Woman Faces Battle Over Property She Believes She Purchased

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WESLACO – A Rio Grande Valley woman is fighting to purchase a property she thought she owned for years. She is caught in the middle.

Perla Garcia thought she bought her dream home eight years ago.

"All this was here. You see you come to this side. You see a for sale sign, what do you expect the whole property with the house,” said Garcia.

The previous owner told Garcia the whole lot was hers. Garcia is in the refinery business and works out of town.

She paid cash for the lot and worked with an attorney and title company to make the lot legal. She even made improvements to the home for her future.

"I thought this was my home the whole time. This is all my property,” said Garcia.

Garcia learned that wasn't exactly true. She said her mother called saying lawyers put a foreclosure sign on one side of the property.

"So, now they come in and put a sign there saying that I'm only owner of this side to that side and my house is right in the middle,” said Garcia.

Through the Hidalgo County Appraisal District, CHANNEL 5 NEWS got the in-view of the properties.

We discovered the previous owner didn't pay their property tax and was foreclosed on. Then the bank that did the foreclosing didn't pay the property taxes either.

The thousands in unpaid property taxes landed the bank in a courtroom. CHANNEL 5 NEWS reached out to the law firm handling the case.

Attorney Hiram Gutierrez pointed out they did inform Garcia of the situation and to work something out with the bank.

Garcia explains nothing happened when she spoke with the bank, so she assumed everything was OK. Gutierrez points out the suit proceeded. He sent us a statement that read:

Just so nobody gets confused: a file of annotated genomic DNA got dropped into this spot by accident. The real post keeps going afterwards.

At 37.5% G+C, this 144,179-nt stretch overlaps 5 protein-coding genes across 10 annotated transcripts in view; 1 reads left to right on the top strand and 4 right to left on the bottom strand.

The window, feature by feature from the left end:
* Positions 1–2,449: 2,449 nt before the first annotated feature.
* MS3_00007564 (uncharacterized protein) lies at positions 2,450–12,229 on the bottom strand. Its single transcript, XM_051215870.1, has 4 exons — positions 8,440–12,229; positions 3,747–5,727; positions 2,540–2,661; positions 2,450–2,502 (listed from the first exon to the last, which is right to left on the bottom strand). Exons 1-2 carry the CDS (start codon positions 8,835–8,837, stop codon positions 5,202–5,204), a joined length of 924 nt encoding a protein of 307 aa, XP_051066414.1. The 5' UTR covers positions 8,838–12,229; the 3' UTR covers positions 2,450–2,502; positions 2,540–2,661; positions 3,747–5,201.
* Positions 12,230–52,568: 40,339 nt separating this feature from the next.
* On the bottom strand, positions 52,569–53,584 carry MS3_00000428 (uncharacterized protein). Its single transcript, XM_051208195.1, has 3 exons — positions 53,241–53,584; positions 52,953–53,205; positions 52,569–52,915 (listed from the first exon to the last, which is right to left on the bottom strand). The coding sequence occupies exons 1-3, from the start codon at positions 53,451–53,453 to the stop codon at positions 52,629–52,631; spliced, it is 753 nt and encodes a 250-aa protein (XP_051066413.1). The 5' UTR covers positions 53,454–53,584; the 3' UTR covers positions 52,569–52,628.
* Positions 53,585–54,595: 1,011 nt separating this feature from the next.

"The suit against Compass Bank as successor in interest to Texas State Bank is closed as judgment has been taken and we now proceed to tax sale.”

Gutierrez explained the lot will be auctioned off and she can move the home to "her" lot or outbid someone for the property.

"Because I don't know what's going to happen. I mean I live here, this is my home. I don't have nowhere else to go,” said Garcia.

Garcia said what concerns her is she will be bought out.

Gutierrez says this is an unfortunate situation and recommends a survey from a title company should be done before land is purchased.

He said Garcia still has time to try to reach the owner again before the auction in April.

Garcia tells us she plans to fight for the property.

Warnings for home or property buyers:

A real estate attorney Lauren Christy explained for many first time homebuyers she says not to get any documents prepared by a notary public. They do not have authority to prepare legal documents.

She suggests getting an attorney to review or prepare documents. They should also get title insurance and get an inspection of the land from the title company.

"Another step you can take is to order surveying connections with the property. Somebody will physically go out to mark the boundaries of the property that you’re buying to make sure that there are no encroachments. That there is no; like your neighbor's wall won’t come over your property line or something,” said Christy.

Christy said if a title company does not mention a survey or inspection it's good to ask them. Usually, a person must sign a waiver saying they rejected the inspection.


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